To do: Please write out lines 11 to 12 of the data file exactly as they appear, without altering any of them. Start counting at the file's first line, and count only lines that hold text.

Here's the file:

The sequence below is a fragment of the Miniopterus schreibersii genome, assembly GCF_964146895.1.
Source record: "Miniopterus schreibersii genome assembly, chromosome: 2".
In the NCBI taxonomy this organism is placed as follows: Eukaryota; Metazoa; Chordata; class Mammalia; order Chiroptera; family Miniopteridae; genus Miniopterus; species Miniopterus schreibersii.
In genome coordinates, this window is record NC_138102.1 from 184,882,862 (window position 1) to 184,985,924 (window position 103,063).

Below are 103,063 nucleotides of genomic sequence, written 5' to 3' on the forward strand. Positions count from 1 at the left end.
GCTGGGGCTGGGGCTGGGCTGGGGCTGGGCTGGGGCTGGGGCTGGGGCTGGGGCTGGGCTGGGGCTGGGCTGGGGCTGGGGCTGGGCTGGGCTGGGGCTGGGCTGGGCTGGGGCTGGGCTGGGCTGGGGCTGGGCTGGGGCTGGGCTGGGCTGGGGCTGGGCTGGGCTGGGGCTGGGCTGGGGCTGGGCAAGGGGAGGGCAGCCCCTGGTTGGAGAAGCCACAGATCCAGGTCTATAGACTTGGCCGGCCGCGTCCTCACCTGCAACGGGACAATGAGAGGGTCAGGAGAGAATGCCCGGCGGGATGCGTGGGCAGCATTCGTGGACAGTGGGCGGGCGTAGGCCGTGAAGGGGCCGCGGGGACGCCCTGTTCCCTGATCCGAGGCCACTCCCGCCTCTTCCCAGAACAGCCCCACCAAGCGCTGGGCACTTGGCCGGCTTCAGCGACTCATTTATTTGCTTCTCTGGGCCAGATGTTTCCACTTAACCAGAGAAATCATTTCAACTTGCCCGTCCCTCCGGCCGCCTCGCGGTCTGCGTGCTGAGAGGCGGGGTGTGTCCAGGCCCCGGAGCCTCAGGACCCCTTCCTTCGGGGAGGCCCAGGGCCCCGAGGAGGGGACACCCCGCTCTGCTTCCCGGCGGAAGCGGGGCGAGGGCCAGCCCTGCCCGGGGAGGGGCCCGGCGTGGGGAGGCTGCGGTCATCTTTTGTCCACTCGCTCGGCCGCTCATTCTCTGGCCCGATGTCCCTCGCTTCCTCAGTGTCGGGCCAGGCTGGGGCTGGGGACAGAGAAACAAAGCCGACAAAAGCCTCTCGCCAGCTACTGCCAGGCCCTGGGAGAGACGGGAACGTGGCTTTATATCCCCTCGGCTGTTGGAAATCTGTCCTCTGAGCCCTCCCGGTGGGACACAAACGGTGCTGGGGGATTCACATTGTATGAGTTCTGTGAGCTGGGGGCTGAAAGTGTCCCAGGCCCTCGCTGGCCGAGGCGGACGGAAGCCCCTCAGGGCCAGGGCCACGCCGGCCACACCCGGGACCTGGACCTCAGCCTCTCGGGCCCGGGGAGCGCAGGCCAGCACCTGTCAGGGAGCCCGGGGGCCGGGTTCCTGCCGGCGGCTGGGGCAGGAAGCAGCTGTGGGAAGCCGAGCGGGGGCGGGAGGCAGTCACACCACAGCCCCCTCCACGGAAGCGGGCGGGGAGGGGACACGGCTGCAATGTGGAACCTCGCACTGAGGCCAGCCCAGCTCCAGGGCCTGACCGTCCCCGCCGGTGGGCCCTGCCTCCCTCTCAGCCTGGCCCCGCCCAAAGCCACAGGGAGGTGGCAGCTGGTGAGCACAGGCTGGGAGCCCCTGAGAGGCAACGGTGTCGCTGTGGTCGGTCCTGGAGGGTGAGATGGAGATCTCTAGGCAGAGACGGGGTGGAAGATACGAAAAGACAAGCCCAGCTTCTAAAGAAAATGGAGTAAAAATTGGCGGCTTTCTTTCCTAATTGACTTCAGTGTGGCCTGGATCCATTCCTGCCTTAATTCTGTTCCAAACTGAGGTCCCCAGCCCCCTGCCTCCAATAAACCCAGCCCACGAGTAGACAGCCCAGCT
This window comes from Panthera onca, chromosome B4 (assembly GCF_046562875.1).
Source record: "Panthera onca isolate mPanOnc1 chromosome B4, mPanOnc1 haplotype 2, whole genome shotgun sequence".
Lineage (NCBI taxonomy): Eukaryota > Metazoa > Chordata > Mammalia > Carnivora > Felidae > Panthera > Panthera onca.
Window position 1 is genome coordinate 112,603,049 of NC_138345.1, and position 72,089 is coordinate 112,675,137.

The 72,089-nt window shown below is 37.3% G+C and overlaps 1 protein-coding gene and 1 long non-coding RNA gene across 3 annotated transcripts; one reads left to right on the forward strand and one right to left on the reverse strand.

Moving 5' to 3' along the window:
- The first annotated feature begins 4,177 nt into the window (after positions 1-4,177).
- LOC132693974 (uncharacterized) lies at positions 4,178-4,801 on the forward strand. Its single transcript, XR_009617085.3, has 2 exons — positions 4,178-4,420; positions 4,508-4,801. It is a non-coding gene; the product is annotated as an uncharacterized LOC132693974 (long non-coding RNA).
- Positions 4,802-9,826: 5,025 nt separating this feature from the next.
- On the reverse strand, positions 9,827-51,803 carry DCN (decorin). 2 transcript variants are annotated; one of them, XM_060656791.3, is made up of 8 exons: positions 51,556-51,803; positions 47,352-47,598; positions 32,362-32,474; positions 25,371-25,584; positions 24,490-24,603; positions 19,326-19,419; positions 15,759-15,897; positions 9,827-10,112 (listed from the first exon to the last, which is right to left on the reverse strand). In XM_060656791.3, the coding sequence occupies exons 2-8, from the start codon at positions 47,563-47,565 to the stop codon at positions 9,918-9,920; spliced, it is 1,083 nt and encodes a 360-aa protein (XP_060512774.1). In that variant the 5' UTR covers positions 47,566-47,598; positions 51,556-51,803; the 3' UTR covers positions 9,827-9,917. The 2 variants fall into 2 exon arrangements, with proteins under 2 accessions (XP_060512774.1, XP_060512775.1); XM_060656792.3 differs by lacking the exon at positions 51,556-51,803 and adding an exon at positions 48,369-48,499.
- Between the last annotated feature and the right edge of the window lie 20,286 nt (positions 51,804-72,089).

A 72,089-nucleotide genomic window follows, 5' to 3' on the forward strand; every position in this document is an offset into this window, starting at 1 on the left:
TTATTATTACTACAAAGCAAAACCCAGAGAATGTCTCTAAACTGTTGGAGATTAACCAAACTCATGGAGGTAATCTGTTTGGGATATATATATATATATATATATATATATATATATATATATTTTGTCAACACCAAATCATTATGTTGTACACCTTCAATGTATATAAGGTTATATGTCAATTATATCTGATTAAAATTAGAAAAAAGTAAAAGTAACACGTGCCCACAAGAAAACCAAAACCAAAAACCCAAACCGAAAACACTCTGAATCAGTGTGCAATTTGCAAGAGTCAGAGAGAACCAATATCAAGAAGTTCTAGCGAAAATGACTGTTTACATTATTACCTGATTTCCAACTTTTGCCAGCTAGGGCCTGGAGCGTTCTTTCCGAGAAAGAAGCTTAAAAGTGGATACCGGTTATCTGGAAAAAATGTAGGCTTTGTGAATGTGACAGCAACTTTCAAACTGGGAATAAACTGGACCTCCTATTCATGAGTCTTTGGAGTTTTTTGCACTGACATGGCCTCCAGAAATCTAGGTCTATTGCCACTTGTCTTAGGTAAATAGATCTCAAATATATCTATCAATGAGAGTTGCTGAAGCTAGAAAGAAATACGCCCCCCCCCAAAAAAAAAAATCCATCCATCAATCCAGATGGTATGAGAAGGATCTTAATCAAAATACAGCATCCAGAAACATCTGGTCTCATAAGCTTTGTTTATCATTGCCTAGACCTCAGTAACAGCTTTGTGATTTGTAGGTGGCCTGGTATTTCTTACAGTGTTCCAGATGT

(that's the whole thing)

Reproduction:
The 72,089-nt window shown below is 37.3% G+C and overlaps 1 protein-coding gene and 1 long non-coding RNA gene across 3 annotated transcripts; one reads left to right on the forward strand and one right to left on the reverse strand.

Moving 5' to 3' along the window: